Director: Jeremy Kagan
Written by: Anneke Campbell, Will Lamborn
Cast: Noah Wyle, Sharon Leal, Jorge Lendeborg Jr., Xander Berkeley, Elaine Hendrix
Screened at: Critics’ link, NYC, 9/12/17
Opens: September 22, 2017
Our country is stuck with reactionary rules set by politicians from a different time with a difficult culture. Thanks to what our lawmakers did first in 1791 and then in 1804, we in a technological age must listen to the National Rifle Association’s principal defense of gun possession, which is the Second Amendment to the Constitution. And in the same technological age we elect our president and vice president by a byzantine procedure that is not followed by any other country and which neither party seems willing to change despite the tragic election of 2016. “Shot,” directed by Jeremy Kagan—adept with a number of TV episodes and whose 2007 film “Golda’s Balcony” gave Valerie Harper the chance to play numerous roles—is no friend of the NRA. His drama, written by Anneke Campbell and William Lamborn using their first full-length movie script, can be looked upon as a plea for politicians to do something about restricting gun ownership, but unlike a documentary, this narrative feature can stand on its own as reasonably well-thought-out story.
Kagan uses a split screen to compare the goings-on of two groups of people. The principal story takes us to a movie set where Mark Newman (Noah Wylie) harnesses special effects to show the effect of a bullet on a cowboy. Little did he know that he would be a live model for gunplay when Miguel (Jorge Lendeborg Ur.), a gay, 16-year-old Latino who is bullied by his peers, is given a gun by his cousin for protection, but in an accident Miguel, a decent kid, shoots Mark in the chest, missing his heart.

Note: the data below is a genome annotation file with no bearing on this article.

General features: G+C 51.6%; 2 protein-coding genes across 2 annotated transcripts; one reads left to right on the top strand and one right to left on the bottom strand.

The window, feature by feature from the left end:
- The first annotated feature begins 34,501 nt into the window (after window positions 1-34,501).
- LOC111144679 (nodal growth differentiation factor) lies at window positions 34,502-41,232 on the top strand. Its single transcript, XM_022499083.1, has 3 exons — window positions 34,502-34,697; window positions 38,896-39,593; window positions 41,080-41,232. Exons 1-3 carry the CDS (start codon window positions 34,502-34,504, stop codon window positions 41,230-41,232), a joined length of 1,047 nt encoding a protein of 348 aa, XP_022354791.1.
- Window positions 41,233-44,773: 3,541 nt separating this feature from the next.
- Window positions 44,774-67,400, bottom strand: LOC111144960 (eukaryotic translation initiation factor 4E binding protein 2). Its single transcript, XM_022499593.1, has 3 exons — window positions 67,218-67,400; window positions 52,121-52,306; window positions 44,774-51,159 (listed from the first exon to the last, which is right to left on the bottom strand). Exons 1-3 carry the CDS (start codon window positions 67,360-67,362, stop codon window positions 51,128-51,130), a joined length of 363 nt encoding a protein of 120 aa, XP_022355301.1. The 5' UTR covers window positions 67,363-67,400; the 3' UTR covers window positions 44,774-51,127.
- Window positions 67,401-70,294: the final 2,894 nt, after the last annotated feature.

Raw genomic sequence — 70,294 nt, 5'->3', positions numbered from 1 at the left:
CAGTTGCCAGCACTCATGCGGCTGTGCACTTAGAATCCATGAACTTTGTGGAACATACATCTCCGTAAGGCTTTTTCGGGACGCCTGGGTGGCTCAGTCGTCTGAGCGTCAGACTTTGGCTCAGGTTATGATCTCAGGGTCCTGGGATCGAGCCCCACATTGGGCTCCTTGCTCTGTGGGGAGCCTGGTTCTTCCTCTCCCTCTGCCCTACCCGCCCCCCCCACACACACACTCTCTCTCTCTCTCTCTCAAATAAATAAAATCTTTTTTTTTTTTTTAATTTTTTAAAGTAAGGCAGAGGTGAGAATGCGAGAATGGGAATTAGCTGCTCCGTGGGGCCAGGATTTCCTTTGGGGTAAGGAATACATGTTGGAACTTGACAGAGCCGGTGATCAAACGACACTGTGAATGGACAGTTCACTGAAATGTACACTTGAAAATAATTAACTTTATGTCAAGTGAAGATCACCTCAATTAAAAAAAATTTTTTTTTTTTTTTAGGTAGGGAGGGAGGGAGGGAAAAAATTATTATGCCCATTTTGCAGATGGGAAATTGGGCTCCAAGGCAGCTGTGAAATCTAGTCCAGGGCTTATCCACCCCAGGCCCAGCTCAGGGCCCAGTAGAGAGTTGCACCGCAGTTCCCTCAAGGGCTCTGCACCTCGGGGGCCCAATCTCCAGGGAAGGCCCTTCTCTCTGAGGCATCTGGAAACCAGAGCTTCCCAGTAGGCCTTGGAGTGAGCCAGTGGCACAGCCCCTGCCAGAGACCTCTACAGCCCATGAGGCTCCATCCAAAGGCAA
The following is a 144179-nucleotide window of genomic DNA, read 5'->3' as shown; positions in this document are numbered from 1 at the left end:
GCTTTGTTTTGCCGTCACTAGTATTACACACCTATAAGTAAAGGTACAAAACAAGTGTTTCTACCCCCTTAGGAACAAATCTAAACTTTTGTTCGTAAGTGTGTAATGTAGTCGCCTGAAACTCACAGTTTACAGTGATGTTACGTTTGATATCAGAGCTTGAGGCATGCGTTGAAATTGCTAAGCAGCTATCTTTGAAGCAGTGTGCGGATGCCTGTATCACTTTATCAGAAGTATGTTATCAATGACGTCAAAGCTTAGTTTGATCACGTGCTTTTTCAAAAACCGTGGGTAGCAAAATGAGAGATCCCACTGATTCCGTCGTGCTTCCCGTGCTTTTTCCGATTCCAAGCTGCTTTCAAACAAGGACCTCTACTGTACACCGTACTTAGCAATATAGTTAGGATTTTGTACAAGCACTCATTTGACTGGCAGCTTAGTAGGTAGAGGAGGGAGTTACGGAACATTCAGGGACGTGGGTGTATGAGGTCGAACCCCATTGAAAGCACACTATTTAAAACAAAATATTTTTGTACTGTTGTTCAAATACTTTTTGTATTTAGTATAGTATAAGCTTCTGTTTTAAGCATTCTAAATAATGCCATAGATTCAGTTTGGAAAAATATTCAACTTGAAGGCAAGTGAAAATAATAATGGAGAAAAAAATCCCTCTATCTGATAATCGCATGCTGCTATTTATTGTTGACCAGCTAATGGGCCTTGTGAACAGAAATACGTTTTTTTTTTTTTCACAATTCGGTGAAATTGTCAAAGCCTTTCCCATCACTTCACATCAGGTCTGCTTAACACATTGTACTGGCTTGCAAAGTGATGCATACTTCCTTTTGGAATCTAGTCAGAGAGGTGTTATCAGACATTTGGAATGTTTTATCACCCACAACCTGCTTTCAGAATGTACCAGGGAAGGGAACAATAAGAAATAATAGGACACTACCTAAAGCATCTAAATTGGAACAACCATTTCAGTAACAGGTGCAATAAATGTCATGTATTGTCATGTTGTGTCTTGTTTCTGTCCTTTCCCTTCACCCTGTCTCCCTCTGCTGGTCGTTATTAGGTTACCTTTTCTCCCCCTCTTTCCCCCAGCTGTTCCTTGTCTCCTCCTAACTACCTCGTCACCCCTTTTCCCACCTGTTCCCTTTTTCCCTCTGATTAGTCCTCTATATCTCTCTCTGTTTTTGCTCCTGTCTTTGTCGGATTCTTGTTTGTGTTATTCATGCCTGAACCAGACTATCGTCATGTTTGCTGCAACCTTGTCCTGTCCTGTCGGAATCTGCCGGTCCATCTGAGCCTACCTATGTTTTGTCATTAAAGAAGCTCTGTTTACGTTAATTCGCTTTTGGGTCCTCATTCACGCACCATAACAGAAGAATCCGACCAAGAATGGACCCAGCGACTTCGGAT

As though Mark is giving a bad year, he is being sued for divorce by his wife Phoebe (Sharon Leal), but that action is put on hold when Mark is felled by a single bullet. He winds up in a hospital where Dr. Roberts (Xander Berkeley),a kind physician who together with a friendly team prepares him for surgery, promising only to do his best to get him up and walking. Meanwhile Miguel is psychologically battered by his priest, who urges him to do the right thing and tell the police; his mother, who takes the opposite view advising that such a confession will ruin the boy’s life; and his cousin, who wants to retrieve the gun for disposal to prevent Miguel’s arrest.
Director Kagan spends a long time photographing Mark as though to impress on the audience the tragic results of a single bullet. Phoebe tries to comfort Mark but hesitates to agree to tear up the divorce papers, as the unfortunate victim is wheeled into the OR not knowing whether he will be able to walk again. A brief sketch of physical therapy in a pool follows.
To emphasize the danger of guns, the only kind of weapon that can be used to kill and maim without the shooter’s proximity to the victim, Kagan introduces a young man who is himself a victim of bullies, who deeply regrets what he has done, and who must decide whether to pretend the whole mess was a dream, to give himself up to the police, or to look for another option to reestablish his budding sense of ethics. An epilogue tells us to go to ShotMovie.org, which takes you to anti-gun links for Gabby Giffords, the Brady campaign, and other ways to fight against what I believe to be a mis-reading of the Second Amendment. The film is honest, feels organic, and relies only minimally on special effects to depict Mark’s hallucinatory trip to his childhood, when things were uncomplicated and thoughts of getting shot nonexistent.
Unrated. 89 minutes. © Harvey Karten, Member, New York Film Critics Online
Comments, readers? Agree? Disagree? Why?
Story – B-
Acting – B
Technical – B
Overall – B